Overall, low- and non-responders have higher mortality rates when compared to high responders when outcomes are stratified by measures of CRF. The benefits of exercise training not only improve health but contribute to a reduction in mortality among patients with CHD[12],[18],[28],[29],[40],[41],[42],[43],[44] [Table 1], especially those patients exhibiting high PSS. We find that PSS plays a role as an independent risk factor for mortality in patients with CHD, leading to a 4-fold increase in mortality.[19] While these PSS factors remain underappreciated as contemporary CHD risk factors, studies show that they can increase the odds of first MI by approximately 3-fold and significantly elevate the risk of subsequent MI and death in patients with known CHD.[19] Studies have shown that among patients referred for CR, those with high PSS had a 2.5-fold increased risk of rehospitalization, a 5-fold increased risk of major CVD events, and a 4-fold increase in medical costs compared with those who had low levels of psychologic stress.[45] This further confirms exercise training using CR is an effective tool in enhancing survival in patients with CHD-likely from improved levels of CRF and reduced PSS.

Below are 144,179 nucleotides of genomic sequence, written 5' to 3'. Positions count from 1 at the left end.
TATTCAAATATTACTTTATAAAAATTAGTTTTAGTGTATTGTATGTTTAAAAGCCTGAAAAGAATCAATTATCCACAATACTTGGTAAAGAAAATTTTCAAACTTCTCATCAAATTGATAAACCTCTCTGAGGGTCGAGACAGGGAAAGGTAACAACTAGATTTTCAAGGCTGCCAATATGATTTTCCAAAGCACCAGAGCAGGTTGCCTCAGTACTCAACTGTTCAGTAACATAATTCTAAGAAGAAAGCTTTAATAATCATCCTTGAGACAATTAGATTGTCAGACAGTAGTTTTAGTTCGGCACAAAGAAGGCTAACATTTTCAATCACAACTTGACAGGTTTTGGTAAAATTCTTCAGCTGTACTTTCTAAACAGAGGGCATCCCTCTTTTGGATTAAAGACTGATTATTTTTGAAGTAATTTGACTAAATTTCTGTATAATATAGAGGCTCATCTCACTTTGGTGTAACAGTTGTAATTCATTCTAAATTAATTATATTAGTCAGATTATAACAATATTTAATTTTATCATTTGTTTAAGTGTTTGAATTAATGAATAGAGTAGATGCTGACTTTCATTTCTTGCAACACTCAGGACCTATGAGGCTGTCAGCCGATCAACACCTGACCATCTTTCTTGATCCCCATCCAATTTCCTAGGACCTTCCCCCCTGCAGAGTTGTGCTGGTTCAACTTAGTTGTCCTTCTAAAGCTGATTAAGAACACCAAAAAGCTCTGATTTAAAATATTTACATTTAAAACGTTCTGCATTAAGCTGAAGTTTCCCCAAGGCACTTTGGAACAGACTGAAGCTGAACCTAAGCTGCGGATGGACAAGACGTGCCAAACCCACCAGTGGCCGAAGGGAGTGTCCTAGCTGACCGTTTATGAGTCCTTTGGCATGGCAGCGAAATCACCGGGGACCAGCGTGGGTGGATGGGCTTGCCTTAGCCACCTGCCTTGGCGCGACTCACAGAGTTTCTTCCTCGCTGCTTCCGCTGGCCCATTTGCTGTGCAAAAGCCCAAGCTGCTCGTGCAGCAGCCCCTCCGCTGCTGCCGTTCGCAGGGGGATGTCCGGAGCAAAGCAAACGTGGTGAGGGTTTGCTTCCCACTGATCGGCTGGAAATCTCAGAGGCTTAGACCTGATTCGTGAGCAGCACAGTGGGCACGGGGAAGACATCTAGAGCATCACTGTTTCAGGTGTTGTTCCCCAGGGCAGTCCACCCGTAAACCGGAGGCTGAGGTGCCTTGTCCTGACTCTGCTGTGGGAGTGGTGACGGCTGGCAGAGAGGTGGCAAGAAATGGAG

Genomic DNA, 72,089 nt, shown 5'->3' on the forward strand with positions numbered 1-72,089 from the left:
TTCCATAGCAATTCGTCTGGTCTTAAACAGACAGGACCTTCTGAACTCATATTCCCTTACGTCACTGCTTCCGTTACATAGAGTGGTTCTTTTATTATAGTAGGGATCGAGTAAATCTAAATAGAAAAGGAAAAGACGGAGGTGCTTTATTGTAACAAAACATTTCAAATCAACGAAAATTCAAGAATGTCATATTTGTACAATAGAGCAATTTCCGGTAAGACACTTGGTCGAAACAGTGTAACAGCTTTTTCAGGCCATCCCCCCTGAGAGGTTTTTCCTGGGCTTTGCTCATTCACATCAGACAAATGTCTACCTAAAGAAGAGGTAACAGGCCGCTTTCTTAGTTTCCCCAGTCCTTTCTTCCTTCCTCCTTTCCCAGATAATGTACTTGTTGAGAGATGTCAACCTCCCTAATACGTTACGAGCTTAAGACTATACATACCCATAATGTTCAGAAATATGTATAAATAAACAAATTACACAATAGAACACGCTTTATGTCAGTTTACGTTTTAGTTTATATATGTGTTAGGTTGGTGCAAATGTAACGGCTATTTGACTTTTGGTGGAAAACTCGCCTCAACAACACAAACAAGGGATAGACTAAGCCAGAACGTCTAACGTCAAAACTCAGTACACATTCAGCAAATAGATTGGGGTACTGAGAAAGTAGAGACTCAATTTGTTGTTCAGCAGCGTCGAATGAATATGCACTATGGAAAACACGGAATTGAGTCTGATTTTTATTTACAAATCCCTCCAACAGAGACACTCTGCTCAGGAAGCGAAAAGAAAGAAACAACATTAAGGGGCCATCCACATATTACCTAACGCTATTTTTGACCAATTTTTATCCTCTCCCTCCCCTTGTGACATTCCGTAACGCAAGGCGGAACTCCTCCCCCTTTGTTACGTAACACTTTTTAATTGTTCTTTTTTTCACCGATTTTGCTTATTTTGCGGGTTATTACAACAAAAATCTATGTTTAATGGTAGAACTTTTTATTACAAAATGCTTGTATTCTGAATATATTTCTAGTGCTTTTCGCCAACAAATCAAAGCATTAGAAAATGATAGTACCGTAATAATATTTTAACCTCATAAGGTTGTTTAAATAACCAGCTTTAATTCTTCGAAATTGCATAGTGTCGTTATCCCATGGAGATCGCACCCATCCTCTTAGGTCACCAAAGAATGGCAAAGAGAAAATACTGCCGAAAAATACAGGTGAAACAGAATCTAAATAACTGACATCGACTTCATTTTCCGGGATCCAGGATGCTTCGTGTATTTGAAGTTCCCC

Table 1: Cardiac rehabilitation and major adverse cardiovascular events

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  Limitations and Special Populations Top

A limitation in delivering effective CR is patient compliance in subsets with HF and reduced ejection fraction (ejection fraction ≤40%).[46] In the CR Outcome Study in HF meta-analysis, there was no reduction in mortality or reduction of hospitalizations in this patient population. Upon closer inspection, the majority of patients (60%) were not adherent with the prescribed training. Subsequent meta-analysis has shown a dose-response relationship between intensity of training (3–7 MET-h/week) and improvement of mortality and rehospitalization.[47]

  Conclusions Top

CRF has significant CV protective effects and may be the single most important predictor in overall health, including psychosocial. Ideally, everyone would remain lean and fit throughout their lifetime; however, modern-day economics favor sedentary professions and an abundance of dietary calories. Greater efforts are needed to focus on methods that will improve the delivery of therapy by focusing on patients who have adverse effects to exercise training or those who are nonresponders in CR. Such efforts would go a long way in preventing CVD and improving the prognosis in those with established CVD.

Ethical statement

The ethical statement is not applicable for this article.

Financial support and sponsorship


Conflicts of interest

Dr. Carl J. Lavie is an Associate Editor-in-Chief of Heart and Mind. The article was subject to the journal's standard procedures, with peer review handled independently of Dr. Carl J. Lavie and the research groups. There are no conflicts of interest.

  References Top